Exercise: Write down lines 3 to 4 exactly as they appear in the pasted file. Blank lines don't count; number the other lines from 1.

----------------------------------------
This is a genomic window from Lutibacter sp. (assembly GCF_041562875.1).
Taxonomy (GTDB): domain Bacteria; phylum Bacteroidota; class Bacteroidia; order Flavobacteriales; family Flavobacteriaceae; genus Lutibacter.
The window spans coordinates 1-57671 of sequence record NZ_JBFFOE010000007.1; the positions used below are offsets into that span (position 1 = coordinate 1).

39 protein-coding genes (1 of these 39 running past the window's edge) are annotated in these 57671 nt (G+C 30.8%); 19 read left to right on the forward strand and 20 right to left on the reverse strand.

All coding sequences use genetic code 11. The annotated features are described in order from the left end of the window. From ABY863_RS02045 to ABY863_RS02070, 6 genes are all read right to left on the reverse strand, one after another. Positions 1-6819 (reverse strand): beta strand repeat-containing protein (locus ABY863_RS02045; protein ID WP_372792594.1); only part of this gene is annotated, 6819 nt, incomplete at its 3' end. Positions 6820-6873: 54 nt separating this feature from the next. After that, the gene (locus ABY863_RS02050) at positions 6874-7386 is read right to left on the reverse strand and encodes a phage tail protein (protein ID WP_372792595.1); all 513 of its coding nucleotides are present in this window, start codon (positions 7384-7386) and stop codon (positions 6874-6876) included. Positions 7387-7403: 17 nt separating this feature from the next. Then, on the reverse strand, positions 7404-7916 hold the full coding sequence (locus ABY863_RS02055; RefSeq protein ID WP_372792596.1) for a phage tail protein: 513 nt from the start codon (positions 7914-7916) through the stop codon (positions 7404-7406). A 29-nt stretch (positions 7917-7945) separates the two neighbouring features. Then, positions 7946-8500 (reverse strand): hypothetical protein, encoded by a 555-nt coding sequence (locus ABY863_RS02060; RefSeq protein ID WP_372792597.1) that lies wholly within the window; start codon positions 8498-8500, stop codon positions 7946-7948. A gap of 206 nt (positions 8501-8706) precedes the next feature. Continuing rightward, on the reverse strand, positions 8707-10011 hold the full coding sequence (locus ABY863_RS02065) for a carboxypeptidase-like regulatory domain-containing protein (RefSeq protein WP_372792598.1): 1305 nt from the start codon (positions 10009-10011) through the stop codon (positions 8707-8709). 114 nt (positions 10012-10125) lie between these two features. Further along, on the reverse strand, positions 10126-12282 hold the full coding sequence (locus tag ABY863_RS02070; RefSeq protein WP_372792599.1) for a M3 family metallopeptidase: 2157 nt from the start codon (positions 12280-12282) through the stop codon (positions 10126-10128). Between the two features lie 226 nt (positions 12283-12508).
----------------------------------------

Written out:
The window spans coordinates 1-57671 of sequence record NZ_JBFFOE010000007.1; the positions used below are offsets into that span (position 1 = coordinate 1).

39 protein-coding genes (1 of these 39 running past the window's edge) are annotated in these 57671 nt (G+C 30.8%); 19 read left to right on the forward strand and 20 right to left on the reverse strand.